clock menu more-arrow no yes mobile

Filed under:

Looks Like Someone Has a Sixpack of the Mondays

1. Welcome back, Tim Hightower. Whether or not Hightower returns to the form he displayed on his best day as a Redskin (you pick the day), the fact is that his presence solidifies the running back position. If he is good enough to win the starting job this summer, the Redskins will be sitting very pretty. If Hightower is merely in shape enough to push Helu for the top spot before falling to #2 on the depth chart, the Redskins still win, as Hightower is a heady presence in the backfield and has proven himself to be a capable pass blocker.

2. In his first career start, Roy Helu broke the Redskins all-time record for receptions in a game with 14 grabs. He put together a string of three consecutive 100-yard games late in the season--a franchise record for rookies. One could argue that a player like Helu could be ready to assume the load early in 2012, with a couple of fresh bodies on the sideline to aid the cause. Having Tim Hightower not only allows Mike Shanahan to continue to bring Helu along in a manner that won't add undue tread to his tires, it gives Robert Griffin III a player he should be able to trust on Day One to read blitzes correctly and pick up the right pass rusher to either buy Griffin additional time or simply save him from a crushing hit.

3. My point there is that there is plenty to be optimistic about when it comes to Roy Helu, but this team is in no position to hang its running back position on a second-year guy with a second-year guy backing him up (Evan Royster)--especially when neither guy went 16 games as the primary back in 2011. Once again, Shanahan and Bruce Allen have focused on creating very meaningful depth at a crucial, crucial position. You may have heard exasperated fans or even a talking head or two lament the possible onslaught of dumpoff passes this season in Washington. I am not certain why this is sometimes stated as such a potentially negative thing, especially if it saves Griffin from taking a few extra hits during his rookie year. Before we can even get upset about this though, we have to have guys in the backfield able to get on the same page with Griffin that are capable of both catching as well as quickly turning up the field for what yards there are to get.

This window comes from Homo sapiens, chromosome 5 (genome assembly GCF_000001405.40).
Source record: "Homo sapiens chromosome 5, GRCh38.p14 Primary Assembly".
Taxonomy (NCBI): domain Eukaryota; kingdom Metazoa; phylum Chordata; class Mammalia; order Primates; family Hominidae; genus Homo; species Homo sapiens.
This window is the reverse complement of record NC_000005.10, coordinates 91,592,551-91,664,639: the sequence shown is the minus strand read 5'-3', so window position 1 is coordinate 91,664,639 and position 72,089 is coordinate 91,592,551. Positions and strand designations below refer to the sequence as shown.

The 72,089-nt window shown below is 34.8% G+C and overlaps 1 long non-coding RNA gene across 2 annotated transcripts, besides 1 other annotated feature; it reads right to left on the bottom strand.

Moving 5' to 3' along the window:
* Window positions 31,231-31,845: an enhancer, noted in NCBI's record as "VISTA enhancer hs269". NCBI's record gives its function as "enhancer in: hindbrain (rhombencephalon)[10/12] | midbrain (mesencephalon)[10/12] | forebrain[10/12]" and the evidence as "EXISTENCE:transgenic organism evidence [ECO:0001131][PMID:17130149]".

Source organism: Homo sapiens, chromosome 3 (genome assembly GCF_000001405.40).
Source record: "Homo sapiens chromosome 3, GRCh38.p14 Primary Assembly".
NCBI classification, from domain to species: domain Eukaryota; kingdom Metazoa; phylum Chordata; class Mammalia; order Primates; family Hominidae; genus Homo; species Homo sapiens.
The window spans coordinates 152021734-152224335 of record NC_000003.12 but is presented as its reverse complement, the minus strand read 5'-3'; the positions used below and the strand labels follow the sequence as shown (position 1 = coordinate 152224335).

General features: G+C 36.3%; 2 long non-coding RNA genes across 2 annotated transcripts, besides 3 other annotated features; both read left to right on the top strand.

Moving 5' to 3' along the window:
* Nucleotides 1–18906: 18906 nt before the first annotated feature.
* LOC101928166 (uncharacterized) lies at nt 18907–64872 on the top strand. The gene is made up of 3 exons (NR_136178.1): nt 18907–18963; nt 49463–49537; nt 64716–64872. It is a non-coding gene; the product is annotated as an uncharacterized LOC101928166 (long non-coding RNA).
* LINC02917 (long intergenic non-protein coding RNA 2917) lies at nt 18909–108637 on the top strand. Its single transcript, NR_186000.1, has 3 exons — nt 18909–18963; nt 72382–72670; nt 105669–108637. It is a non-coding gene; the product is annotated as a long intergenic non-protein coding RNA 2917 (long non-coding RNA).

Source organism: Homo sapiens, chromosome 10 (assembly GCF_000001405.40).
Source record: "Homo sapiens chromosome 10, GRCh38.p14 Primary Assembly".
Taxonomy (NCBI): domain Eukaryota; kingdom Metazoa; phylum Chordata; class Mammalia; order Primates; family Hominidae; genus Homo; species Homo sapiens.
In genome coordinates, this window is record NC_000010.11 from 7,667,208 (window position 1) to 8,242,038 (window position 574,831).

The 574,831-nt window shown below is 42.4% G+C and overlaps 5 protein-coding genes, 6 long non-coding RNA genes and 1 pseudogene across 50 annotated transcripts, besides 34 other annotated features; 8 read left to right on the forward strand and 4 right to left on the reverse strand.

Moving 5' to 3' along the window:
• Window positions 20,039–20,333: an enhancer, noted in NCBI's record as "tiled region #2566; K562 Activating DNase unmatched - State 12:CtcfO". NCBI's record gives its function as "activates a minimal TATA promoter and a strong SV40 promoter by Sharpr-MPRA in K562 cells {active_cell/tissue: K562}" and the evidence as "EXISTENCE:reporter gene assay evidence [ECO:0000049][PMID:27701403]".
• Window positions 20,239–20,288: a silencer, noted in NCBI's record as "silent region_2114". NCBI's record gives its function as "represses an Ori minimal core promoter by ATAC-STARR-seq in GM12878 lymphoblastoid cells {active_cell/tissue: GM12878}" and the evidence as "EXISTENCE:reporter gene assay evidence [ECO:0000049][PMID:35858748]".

4. Helu and Hightower should be worth at least 2,000 combined yards from scrimmage in 2012 (assuming both play full seasons. If both stay healthy for 16 games, that number should be higher. I think Griffin will absolutely find these guys in the flats for drive-extending catch-and-runs. I think that the threat of Griffin running, along with any early success getting the ball to Fred Davis, Chris Cooley, Pierre Garcon and Josh Morgan will open up running lanes for these two horses. You can bet the house that defenses will be forcing Griffin to make plays all season long, or until RG3 proves he can consistently beat what he sees. That could complicate our early success in the running game, but one has to wonder aloud how much damage can be incurred by switching from Rex Grossman to RG3. It says here that while the passing game may take a little time to heat up, our running game should very much be a strength of an offense led by Griffin.

5. I am always amazed at the appetite of diehard Redskins fans for an old-school ground-and-pound rushing attack. I get it--we have been born and raised as fans to cheer on the 4.0+ yards per carry runners with an expectation that our success hinges on the ability to get that 4.0+ yards on "3rd and 3" situations. (This site's name is a testament to our affinity for that side of the offense.) No matter how much the NFL changes, running the ball effectively is ALWAYS going to be a core component of a successful offense--especially a successful playoff offense. What this fanbase is likely to be treated to in the next few years (and longer if we're lucky) is a different way to achieve that rushing success. I do try not to compare RG3 to Michael Vick at every turn, but when Vick was getting after it in Atlanta in his formative years, the Falcons were always at or near the top of rushing offenses in the league. Whether it is the way defenses have to cover the edges because of the threat of a lightning-quick quarterback, or because the pocket can be moved so effectively and quickly with a fleet-footed signal caller, rushing lanes will most definitely be there for the Redskins. I don't think the idea will be to ask Griffin carry the rock a ton, but between him, Helu and Hightower, Redskins fans should have plenty to cheer about from the rushing game.

6. I would be remiss if I didn't take this opportunity to thank the Washington Capitals for a great ride in this Stanley Cup Playoff season. My team came up short in Game 7 against a very solid New York Rangers team, but in their loss, they showed a resolve and resiliency that a fanbase can take great pride in. It was awesome seeing Dale Hunter at the helm of such a strong and unflappable ship. Losing hurts, and DC fans have experienced their fair share of pain in recent years (as well as maybe a few other cities' fair shares, too). To all of my fellow D.C. sports fans, keep the faith--our continued support and unsinkable passion for our favorite teams will only make our inevitable championships taste that much sweeter!